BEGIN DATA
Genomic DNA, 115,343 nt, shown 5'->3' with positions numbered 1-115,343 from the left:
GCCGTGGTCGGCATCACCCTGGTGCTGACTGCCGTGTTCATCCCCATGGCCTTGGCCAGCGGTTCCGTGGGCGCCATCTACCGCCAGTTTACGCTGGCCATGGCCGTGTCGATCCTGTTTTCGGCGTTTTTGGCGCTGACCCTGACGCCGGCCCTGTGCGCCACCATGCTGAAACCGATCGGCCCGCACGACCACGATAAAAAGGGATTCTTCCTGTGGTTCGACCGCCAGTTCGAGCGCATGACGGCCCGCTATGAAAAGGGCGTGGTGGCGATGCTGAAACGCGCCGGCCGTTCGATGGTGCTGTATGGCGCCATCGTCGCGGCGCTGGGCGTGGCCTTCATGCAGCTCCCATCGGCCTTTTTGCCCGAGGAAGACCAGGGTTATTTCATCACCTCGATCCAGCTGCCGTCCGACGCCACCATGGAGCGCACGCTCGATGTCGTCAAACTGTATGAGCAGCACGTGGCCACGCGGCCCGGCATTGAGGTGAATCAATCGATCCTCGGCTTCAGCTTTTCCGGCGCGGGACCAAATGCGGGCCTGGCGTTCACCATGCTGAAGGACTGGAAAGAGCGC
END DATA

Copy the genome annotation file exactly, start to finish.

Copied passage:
Genomic DNA, 115,343 nt, shown 5'->3' with positions numbered 1-115,343 from the left:
GCCGTGGTCGGCATCACCCTGGTGCTGACTGCCGTGTTCATCCCCATGGCCTTGGCCAGCGGTTCCGTGGGCGCCATCTACCGCCAGTTTACGCTGGCCATGGCCGTGTCGATCCTGTTTTCGGCGTTTTTGGCGCTGACCCTGACGCCGGCCCTGTGCGCCACCATGCTGAAACCGATCGGCCCGCACGACCACGATAAAAAGGGATTCTTCCTGTGGTTCGACCGCCAGTTCGAGCGCATGACGGCCCGCTATGAAAAGGGCGTGGTGGCGATGCTGAAACGCGCCGGCCGTTCGATGGTGCTGTATGGCGCCATCGTCGCGGCGCTGGGCGTGGCCTTCATGCAGCTCCCATCGGCCTTTTTGCCCGAGGAAGACCAGGGTTATTTCATCACCTCGATCCAGCTGCCGTCCGACGCCACCATGGAGCGCACGCTCGATGTCGTCAAACTGTATGAGCAGCACGTGGCCACGCGGCCCGGCATTGAGGTGAATCAATCGATCCTCGGCTTCAGCTTTTCCGGCGCGGGACCAAATGCGGGCCTGGCGTTCACCATGCTGAAGGACTGGAAAGAGCGC